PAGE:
Enquirer Newsroom Source Cited In Chiquita Lawsuit p.8

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By: david noack In its lawsuit against fired Enquirer investigative reporter Mike Gallagher,
Chiquita presents the court with a report from inside the Enquirer newsroom

IN A LAWSUIT filed in U.S. District Court for the Southern District of Ohio, Chiquita Brands has included a copy of an anonymous letter from a source inside the Cincinnati Enquirer newsroom highly critical of that newspaper's Chiquita story.
The lawsuit is against Mike Gallagher, the fired lead reporter of the Enquirer's controversial Chiquita stories project.
Two weeks ago, the Enquirer printed front-page retractions of its 18-page investigative report of Chiquita and announced it was paying the international banana company more than $10 million as part of an unusual agreement whose details remain a mystery.
Enquirer employees are under orders not to discuss any aspect of the journalistic debacle with the outside world.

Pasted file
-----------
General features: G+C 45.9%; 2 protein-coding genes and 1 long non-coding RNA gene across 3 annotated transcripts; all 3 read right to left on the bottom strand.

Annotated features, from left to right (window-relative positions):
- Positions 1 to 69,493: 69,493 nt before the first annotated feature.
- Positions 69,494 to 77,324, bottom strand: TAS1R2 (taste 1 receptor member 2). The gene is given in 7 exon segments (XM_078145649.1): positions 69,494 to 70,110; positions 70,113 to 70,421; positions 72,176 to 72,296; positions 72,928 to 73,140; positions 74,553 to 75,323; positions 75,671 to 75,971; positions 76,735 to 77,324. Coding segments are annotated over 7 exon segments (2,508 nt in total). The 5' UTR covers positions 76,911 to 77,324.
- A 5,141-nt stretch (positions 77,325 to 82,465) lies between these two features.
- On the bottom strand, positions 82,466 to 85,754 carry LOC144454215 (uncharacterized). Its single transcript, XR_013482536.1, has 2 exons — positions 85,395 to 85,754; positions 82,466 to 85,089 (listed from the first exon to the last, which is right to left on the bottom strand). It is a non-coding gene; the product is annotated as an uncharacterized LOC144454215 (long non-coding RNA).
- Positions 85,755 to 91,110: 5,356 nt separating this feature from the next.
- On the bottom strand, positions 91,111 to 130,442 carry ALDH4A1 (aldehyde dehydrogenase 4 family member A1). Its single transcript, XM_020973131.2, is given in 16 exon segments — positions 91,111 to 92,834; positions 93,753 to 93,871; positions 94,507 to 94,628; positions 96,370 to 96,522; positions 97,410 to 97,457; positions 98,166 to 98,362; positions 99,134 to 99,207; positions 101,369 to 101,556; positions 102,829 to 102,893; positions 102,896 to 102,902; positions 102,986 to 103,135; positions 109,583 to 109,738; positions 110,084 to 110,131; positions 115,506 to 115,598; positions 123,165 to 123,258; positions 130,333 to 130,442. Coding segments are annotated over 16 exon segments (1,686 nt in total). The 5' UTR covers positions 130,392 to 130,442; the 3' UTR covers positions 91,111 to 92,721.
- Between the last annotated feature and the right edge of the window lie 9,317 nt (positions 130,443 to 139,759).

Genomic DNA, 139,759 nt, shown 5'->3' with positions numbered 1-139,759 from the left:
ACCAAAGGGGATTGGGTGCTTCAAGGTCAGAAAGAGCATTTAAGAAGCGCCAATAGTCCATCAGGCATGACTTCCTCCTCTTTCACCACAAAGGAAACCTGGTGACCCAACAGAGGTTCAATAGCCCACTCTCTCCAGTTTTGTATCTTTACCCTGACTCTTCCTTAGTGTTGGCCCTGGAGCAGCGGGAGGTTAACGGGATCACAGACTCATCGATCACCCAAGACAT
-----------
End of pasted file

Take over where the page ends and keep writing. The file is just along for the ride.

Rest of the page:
However, as part of a 47-page suit against former investigative reporter Gallagher, Chiquita included a letter written on Enquirer stationery by someone who purports to provide intimate details of how the Chiquita story was handled ? or mishandled ? by editors, including Enquirer editor Larry Beaupre.
The anonymous letter, which starts "Dear Willie," was originally sent to Bill Cunningham, a WLW radio talk show host who read it over the air.
"This should have never happened," the letter said. "This newspaper has myriad checks and balances to prevent just such an occurrence. But in his zeal to win a coveted Pulitzer Prize, Larry Beaupre bypassed all of those checks and balances and rushed the Chiquita series to print."
For the second week in a row, Beaupre failed to respond to E&P's request for comments about the Chiquita incident. Publisher Harry M. Whipple on Thursday said that due to ongoing investigations he could not comment.
Earlier, Whipple told the newsroom staff that the newspaper's editors were the victims of a "massive deception" masterminded by Gallagher.

'I am a newsroom editor'
However, the anonymous letter, penned by a self-described "newsroom editor," says the stories included "sloppy writing, reporting and news-gathering techniques" and were kept from editors who might have raised important questions about the project's veracity.